Polls are out and Indiana remains No. 1 in the Associated Press and coaches’ rankings.
Miami is second and Gonzaga is third in both polls. Feels like it’s just a matter of time before the Zags ascend to the top position and won’t that be something.
The Pac-12 still has two teams in the top 25.
Arizona is 12th while Oregon is 23 in both rankings. UCLA is the only other team that received votes, picking up three from the coaches.
Meanwhile, Washington is 89 in the RPI.
Here’s where the other Pac-12 teams rank: Arizona (10), Colorado (21), Oregon (39), UCLA (41), California (53), Arizona State (71), Stanford (73), USC (101), Utah (172), Oregon State (173) and Washington State (189).
On a side note, Gary Parrish at CBSsports.com took exception with my top 25 AP ballot, which excluded Wisconsin. Apparently his column Poll Attacks is a weekly look at the so-called blunders among voters.
For starters, I don’t understand why it’s taken Parrish this long to attack my questionable balloting decisions. Bypassing the Badgers is the least of my sins. Last week I thought Duke was the top team in the country and Belmont 24. And I probably shouldn’t reveal this but Kentucky was my preseason No. 1. (I know, right?)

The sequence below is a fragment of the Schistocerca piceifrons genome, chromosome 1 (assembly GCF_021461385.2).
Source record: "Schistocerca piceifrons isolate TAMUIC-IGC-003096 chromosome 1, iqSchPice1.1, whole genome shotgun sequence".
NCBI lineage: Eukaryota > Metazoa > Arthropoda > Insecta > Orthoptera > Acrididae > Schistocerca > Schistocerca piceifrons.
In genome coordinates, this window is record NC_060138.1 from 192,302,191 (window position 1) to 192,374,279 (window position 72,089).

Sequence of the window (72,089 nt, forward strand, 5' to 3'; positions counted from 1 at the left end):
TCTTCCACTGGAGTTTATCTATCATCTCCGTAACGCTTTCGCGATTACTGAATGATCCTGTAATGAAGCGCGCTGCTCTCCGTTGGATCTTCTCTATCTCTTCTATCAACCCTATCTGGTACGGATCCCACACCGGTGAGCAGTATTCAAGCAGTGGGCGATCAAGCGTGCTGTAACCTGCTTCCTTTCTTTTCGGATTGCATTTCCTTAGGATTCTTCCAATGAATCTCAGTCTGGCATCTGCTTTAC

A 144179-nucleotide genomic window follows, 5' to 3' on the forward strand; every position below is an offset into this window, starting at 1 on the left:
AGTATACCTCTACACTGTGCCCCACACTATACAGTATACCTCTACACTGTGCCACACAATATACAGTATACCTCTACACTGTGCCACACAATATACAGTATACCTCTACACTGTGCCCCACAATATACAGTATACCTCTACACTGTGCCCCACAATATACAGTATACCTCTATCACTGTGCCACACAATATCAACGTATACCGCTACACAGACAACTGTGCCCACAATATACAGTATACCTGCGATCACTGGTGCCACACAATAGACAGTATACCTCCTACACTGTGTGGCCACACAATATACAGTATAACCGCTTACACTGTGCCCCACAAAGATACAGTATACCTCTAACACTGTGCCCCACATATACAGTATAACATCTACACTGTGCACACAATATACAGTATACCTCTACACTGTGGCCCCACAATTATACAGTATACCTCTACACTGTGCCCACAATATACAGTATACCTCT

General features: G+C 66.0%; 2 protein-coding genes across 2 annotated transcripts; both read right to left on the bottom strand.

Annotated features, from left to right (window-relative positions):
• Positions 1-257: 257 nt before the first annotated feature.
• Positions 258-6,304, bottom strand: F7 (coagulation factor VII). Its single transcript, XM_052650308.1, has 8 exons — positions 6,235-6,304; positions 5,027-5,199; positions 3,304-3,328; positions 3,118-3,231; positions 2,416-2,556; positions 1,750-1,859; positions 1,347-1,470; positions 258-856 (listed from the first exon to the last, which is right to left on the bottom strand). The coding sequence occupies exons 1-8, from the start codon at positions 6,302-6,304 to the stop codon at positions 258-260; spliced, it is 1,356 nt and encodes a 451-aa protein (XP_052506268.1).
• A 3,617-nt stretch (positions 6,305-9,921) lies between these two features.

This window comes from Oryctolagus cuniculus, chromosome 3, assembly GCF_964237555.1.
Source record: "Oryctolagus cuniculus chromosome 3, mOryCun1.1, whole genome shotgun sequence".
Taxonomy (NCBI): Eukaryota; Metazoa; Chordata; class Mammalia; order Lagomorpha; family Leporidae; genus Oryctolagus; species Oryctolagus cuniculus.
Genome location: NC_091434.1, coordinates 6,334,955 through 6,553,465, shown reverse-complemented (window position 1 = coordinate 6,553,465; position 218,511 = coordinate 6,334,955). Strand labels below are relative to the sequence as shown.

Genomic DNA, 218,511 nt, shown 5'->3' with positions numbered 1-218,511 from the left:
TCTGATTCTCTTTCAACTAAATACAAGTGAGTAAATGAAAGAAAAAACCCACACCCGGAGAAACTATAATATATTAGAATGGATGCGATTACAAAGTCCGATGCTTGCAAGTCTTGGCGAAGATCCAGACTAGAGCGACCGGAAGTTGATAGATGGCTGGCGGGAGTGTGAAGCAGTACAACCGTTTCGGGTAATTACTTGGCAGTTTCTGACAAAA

Apparently three of the 65 AP pollsters didn’t give a vote for Wisconsin this week and I’m in the minority. Parrish thinks we’re idiots and makes a strong argument citing the Big Ten’s superiority, KenPom.com, the Badgers’ five wins over ranked teams and other statistical evidence.
It’s an amusing read and a helluva argument for an 18-8 team ranked 19th in the AP poll.
For anyone who cares, here’s how the pollsters voted for Wisconsin. I considered putting the Badgers 24th on my ballot, but decided to give the final two spots to mid-majors Louisiana Tech (23-3) and Akron (21-4), who have a 15 and 17-game winning streak, respectively.
In my opinion Wisconsin has lost too many games – yes Ohio State (18-7) is 16th on my ballot, but that’s a different discussion for another day – to be included on this week’s ballot. You can argue the value of good losses and bad losses, which gives credence to computer analysis that help seed the 68-team NCAA tournament. But if we’re talking about ranking teams nationally on a week-by-week basis, then I put an emphasis on winning and double-digit winning streaks – even against so-called inferior competition.